Air Defense: Newer Is Not Always Better


December 27, 2019: In late 2019 a Russian official revealed that over 30 Pantsir-S1 (SA-22) anti-aircraft systems had been sent to Syria and implied that this many Pantsir-S1 vehicles could defend all of Syria from air (warplanes, UAVs, cruise and ballistic missiles) attack. The problem with Pantsir is that only Russia and Syria claim the system is effective. Israel and the United States say otherwise, at least in terms of confirming Russian and Syrian claims. Moreover, the Russian air defense systems used by Syria have, since 2011, brought down only one aircraft, an elderly Turkish RF-4E reconnaissance aircraft in 2012. The Turkish aircraft was flying off the coast and apparently not expecting to be attacked. Syria was then using Cold War era Russian equipment. When the Russians intervened in 2015 they brought more modern air defense systems with them, including the Pantsir. The problem is that the much hyped Pantsir has been a flop. No proof of any Pantsir kills have ever been presented and Israeli airstrikes consistently destroy their targets, even when Pantsir is present.

Then there was an incident a year ago when Russia was caught suppressing bad news about the performance of Pantsir-S1 in Syria. The comments were from a Russian source. This all began in late 2019 when Islamic terrorists used multiple small, explosives equipped UAVs to launch several attacks on the Russian controlled Hmeimim (or “Khmeimim”) airbase in Syria. Russia reported that these attacks failed because Russian air defense systems shot down over fifty of the small UAVs before they reached the base. Unofficial reports, via the Internet, indicated that the two short-range anti-aircraft systems guarding the base performed very differently. The older Tor-M2U system used its missiles successfully to shoot down the UAVs while the more recent Pantsir-S1 missiles all missed. Russian Internet censors were quick to take down some of the negative comments but the news was now out and spreading. Around this time Russia was also giving lots of publicity to much improved Pantsir models with most of the upgrades for the radar and fire control system. These all entered service in late 2018 and early 2019 as the Pantsir S1M, S2, S2E and SM. Not all Pantsir vehicles have been upgraded and the overall impact of the upgrades does not appear to have been dramatic.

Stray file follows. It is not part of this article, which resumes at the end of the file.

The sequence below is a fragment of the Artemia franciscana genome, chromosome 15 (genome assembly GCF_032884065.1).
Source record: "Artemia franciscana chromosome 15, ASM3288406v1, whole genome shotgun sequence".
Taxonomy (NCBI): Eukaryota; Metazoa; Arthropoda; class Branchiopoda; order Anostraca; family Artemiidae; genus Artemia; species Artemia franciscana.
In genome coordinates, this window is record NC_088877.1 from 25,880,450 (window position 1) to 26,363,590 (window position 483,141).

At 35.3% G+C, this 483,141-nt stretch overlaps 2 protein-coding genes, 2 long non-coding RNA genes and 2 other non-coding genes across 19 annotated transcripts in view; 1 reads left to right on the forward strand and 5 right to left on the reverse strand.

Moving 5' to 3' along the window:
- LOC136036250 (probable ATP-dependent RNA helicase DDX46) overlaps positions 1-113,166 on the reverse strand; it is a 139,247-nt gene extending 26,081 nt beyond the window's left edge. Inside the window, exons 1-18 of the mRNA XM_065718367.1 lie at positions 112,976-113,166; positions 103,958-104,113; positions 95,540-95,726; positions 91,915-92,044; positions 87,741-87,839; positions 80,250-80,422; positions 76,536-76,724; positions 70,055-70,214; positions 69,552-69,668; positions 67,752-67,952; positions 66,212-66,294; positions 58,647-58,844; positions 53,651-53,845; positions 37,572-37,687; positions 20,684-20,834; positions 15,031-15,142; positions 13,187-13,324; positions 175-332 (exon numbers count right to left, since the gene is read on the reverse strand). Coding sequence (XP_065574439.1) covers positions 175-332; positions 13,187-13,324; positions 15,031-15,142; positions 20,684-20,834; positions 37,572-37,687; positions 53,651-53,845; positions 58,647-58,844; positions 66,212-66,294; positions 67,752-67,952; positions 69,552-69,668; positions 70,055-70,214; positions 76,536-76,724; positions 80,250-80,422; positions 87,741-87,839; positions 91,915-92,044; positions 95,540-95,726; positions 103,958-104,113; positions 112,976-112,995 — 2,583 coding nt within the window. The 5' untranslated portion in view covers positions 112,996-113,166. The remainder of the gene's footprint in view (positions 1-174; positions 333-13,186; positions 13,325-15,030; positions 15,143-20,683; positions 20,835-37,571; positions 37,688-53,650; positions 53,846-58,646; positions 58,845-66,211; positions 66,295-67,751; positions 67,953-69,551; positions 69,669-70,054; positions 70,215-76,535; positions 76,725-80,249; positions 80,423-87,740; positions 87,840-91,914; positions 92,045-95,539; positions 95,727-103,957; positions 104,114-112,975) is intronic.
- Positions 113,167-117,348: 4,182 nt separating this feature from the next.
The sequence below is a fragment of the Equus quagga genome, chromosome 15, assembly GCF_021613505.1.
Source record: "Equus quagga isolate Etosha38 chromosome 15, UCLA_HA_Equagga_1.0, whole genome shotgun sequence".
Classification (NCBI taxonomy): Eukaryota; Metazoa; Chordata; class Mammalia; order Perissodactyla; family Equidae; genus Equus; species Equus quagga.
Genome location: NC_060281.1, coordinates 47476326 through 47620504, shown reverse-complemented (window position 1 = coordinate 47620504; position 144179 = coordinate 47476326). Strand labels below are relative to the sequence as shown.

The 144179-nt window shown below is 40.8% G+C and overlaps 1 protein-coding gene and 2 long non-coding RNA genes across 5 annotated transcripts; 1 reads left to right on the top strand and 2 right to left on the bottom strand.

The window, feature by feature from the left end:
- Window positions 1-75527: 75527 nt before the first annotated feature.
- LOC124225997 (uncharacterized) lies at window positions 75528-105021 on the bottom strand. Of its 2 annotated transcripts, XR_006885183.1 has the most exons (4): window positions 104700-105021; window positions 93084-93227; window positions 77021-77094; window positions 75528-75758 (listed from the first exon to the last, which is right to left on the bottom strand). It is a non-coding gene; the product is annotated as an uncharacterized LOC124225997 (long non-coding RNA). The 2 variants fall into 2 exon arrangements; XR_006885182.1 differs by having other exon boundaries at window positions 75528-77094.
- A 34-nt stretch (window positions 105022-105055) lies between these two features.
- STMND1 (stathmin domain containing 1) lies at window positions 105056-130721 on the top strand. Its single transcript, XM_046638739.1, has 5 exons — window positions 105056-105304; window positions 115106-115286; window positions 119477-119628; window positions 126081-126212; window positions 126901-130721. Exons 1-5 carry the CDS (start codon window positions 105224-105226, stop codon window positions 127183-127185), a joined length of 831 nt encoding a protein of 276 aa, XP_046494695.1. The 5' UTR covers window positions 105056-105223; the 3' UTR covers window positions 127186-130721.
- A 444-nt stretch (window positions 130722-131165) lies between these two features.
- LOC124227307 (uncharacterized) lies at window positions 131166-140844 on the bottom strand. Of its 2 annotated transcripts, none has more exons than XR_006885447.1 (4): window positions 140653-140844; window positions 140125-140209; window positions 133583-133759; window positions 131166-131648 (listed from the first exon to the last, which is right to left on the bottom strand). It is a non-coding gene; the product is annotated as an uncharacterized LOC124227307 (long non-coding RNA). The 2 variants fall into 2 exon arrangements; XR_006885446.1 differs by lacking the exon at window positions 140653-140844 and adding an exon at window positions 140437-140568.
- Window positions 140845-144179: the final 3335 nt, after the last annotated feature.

The late 2018 incident was not the first time Pantsir-S1 has been described as a failure in combat. The Hmeimim airbase incidents were important because they involved a Russian controlled airbase in a combat zone. Hmeimim was built by Russia in 2015 near the port city of Latakia, which is 85 kilometers north of Tartus and 50 kilometers from the Turkish border. Russia brought in Pantsir-S1, Tor-M2U and S-400 air-defense systems to protect it from attack.

The irony of this is that the Tor-M system is much older, with development begun in the 1970s while Pantsir-S1 development began twenty years later. The major difference between the two was that Tor-M was more successful and more expensive. The cost factor was one reason for developing the Pantsir-S1 but at first only export customers could afford it because the Russian military procurement budgets were sharply cut in the 1990s. In 2010, three years after the first foreign customer (Syria) received the Pantsir-S1, the Russian Air Force began getting some. This was because the economy was recovering sufficiently to expand defense spending. Initially, the Russian Air Force received the S1E version, with an improved radar (36 kilometer range) and missile (more reliable). Curiously, the air force used their first ten Pantsir-S1s to guard S-300 anti-aircraft missile bases located around Moscow. There was no explanation from the Russians as to why they felt a mobile, low level anti-aircraft system was needed to guard a larger, high altitude one. Perhaps additional protection against cruise missiles.